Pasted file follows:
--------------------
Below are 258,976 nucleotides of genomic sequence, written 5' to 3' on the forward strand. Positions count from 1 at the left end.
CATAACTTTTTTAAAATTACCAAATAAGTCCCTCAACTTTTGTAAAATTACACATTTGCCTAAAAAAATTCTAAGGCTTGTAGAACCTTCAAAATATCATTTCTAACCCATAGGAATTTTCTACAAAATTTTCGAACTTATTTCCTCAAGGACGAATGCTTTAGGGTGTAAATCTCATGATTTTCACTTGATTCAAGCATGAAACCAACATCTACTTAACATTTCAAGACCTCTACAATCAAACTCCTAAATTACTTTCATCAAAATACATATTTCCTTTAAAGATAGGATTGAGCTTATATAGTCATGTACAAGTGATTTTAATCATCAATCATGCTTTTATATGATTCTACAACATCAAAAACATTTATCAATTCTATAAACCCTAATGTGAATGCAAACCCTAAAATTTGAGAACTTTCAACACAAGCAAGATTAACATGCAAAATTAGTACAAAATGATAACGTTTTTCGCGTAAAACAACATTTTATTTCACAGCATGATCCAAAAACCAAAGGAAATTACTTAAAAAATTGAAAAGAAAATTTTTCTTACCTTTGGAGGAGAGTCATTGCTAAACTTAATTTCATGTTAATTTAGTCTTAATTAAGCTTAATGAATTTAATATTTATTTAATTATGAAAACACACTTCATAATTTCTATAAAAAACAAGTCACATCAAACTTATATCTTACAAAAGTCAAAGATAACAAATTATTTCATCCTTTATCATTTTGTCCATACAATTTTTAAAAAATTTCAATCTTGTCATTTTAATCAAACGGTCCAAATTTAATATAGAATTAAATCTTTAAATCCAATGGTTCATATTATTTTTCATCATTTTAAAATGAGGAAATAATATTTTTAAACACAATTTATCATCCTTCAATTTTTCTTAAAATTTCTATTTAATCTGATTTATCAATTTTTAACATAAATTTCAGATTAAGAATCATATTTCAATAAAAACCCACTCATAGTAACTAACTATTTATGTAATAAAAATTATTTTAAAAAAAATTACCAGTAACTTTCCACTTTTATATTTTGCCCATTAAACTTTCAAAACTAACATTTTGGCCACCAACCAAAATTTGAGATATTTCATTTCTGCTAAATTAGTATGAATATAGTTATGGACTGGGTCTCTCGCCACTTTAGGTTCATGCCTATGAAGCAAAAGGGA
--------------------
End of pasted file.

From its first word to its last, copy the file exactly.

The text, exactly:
Below are 258,976 nucleotides of genomic sequence, written 5' to 3' on the forward strand. Positions count from 1 at the left end.
CATAACTTTTTTAAAATTACCAAATAAGTCCCTCAACTTTTGTAAAATTACACATTTGCCTAAAAAAATTCTAAGGCTTGTAGAACCTTCAAAATATCATTTCTAACCCATAGGAATTTTCTACAAAATTTTCGAACTTATTTCCTCAAGGACGAATGCTTTAGGGTGTAAATCTCATGATTTTCACTTGATTCAAGCATGAAACCAACATCTACTTAACATTTCAAGACCTCTACAATCAAACTCCTAAATTACTTTCATCAAAATACATATTTCCTTTAAAGATAGGATTGAGCTTATATAGTCATGTACAAGTGATTTTAATCATCAATCATGCTTTTATATGATTCTACAACATCAAAAACATTTATCAATTCTATAAACCCTAATGTGAATGCAAACCCTAAAATTTGAGAACTTTCAACACAAGCAAGATTAACATGCAAAATTAGTACAAAATGATAACGTTTTTCGCGTAAAACAACATTTTATTTCACAGCATGATCCAAAAACCAAAGGAAATTACTTAAAAAATTGAAAAGAAAATTTTTCTTACCTTTGGAGGAGAGTCATTGCTAAACTTAATTTCATGTTAATTTAGTCTTAATTAAGCTTAATGAATTTAATATTTATTTAATTATGAAAACACACTTCATAATTTCTATAAAAAACAAGTCACATCAAACTTATATCTTACAAAAGTCAAAGATAACAAATTATTTCATCCTTTATCATTTTGTCCATACAATTTTTAAAAAATTTCAATCTTGTCATTTTAATCAAACGGTCCAAATTTAATATAGAATTAAATCTTTAAATCCAATGGTTCATATTATTTTTCATCATTTTAAAATGAGGAAATAATATTTTTAAACACAATTTATCATCCTTCAATTTTTCTTAAAATTTCTATTTAATCTGATTTATCAATTTTTAACATAAATTTCAGATTAAGAATCATATTTCAATAAAAACCCACTCATAGTAACTAACTATTTATGTAATAAAAATTATTTTAAAAAAAATTACCAGTAACTTTCCACTTTTATATTTTGCCCATTAAACTTTCAAAACTAACATTTTGGCCACCAACCAAAATTTGAGATATTTCATTTCTGCTAAATTAGTATGAATATAGTTATGGACTGGGTCTCTCGCCACTTTAGGTTCATGCCTATGAAGCAAAAGGGA